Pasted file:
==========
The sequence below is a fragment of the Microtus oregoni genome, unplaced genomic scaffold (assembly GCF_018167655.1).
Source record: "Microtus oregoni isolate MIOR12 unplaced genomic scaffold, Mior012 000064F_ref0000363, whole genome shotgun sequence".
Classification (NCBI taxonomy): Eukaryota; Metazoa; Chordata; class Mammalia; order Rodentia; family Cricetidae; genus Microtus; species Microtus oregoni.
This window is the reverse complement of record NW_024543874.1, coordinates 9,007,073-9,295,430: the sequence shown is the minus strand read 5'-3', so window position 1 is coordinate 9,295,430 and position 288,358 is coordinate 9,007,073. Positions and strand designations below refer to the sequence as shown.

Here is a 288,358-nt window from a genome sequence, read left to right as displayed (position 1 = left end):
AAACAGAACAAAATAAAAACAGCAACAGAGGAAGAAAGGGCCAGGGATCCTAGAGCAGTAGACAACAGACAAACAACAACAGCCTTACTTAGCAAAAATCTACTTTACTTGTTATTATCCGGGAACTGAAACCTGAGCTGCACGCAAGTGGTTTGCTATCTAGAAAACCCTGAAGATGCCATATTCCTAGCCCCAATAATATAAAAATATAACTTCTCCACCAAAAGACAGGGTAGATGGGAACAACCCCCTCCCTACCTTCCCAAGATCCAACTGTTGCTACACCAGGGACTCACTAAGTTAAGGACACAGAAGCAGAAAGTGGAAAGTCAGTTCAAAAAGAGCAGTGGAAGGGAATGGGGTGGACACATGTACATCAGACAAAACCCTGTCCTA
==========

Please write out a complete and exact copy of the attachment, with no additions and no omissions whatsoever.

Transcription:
The sequence below is a fragment of the Microtus oregoni genome, unplaced genomic scaffold (assembly GCF_018167655.1).
Source record: "Microtus oregoni isolate MIOR12 unplaced genomic scaffold, Mior012 000064F_ref0000363, whole genome shotgun sequence".
Classification (NCBI taxonomy): Eukaryota; Metazoa; Chordata; class Mammalia; order Rodentia; family Cricetidae; genus Microtus; species Microtus oregoni.
This window is the reverse complement of record NW_024543874.1, coordinates 9,007,073-9,295,430: the sequence shown is the minus strand read 5'-3', so window position 1 is coordinate 9,295,430 and position 288,358 is coordinate 9,007,073. Positions and strand designations below refer to the sequence as shown.

Here is a 288,358-nt window from a genome sequence, read left to right as displayed (position 1 = left end):
AAACAGAACAAAATAAAAACAGCAACAGAGGAAGAAAGGGCCAGGGATCCTAGAGCAGTAGACAACAGACAAACAACAACAGCCTTACTTAGCAAAAATCTACTTTACTTGTTATTATCCGGGAACTGAAACCTGAGCTGCACGCAAGTGGTTTGCTATCTAGAAAACCCTGAAGATGCCATATTCCTAGCCCCAATAATATAAAAATATAACTTCTCCACCAAAAGACAGGGTAGATGGGAACAACCCCCTCCCTACCTTCCCAAGATCCAACTGTTGCTACACCAGGGACTCACTAAGTTAAGGACACAGAAGCAGAAAGTGGAAAGTCAGTTCAAAAAGAGCAGTGGAAGGGAATGGGGTGGACACATGTACATCAGACAAAACCCTGTCCTA